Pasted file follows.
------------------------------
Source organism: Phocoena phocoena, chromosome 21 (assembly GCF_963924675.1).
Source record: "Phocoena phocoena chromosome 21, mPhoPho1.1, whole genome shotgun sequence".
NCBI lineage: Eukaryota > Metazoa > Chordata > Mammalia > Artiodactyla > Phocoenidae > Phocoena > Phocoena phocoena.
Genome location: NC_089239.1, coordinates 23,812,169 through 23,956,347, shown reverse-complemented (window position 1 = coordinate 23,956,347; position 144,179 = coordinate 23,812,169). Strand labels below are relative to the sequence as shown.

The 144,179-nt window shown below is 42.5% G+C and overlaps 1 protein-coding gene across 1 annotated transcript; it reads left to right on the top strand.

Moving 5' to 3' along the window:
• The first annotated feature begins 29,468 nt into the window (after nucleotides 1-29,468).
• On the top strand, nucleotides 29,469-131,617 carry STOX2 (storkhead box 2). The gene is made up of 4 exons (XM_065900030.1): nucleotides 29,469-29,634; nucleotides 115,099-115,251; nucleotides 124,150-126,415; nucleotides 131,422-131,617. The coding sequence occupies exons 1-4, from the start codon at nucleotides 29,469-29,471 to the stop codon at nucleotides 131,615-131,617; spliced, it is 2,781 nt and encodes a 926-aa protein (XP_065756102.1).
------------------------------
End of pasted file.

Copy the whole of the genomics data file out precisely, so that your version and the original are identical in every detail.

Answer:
Source organism: Phocoena phocoena, chromosome 21 (assembly GCF_963924675.1).
Source record: "Phocoena phocoena chromosome 21, mPhoPho1.1, whole genome shotgun sequence".
NCBI lineage: Eukaryota > Metazoa > Chordata > Mammalia > Artiodactyla > Phocoenidae > Phocoena > Phocoena phocoena.
Genome location: NC_089239.1, coordinates 23,812,169 through 23,956,347, shown reverse-complemented (window position 1 = coordinate 23,956,347; position 144,179 = coordinate 23,812,169). Strand labels below are relative to the sequence as shown.

The 144,179-nt window shown below is 42.5% G+C and overlaps 1 protein-coding gene across 1 annotated transcript; it reads left to right on the top strand.

Moving 5' to 3' along the window:
• The first annotated feature begins 29,468 nt into the window (after nucleotides 1-29,468).
• On the top strand, nucleotides 29,469-131,617 carry STOX2 (storkhead box 2). The gene is made up of 4 exons (XM_065900030.1): nucleotides 29,469-29,634; nucleotides 115,099-115,251; nucleotides 124,150-126,415; nucleotides 131,422-131,617. The coding sequence occupies exons 1-4, from the start codon at nucleotides 29,469-29,471 to the stop codon at nucleotides 131,615-131,617; spliced, it is 2,781 nt and encodes a 926-aa protein (XP_065756102.1).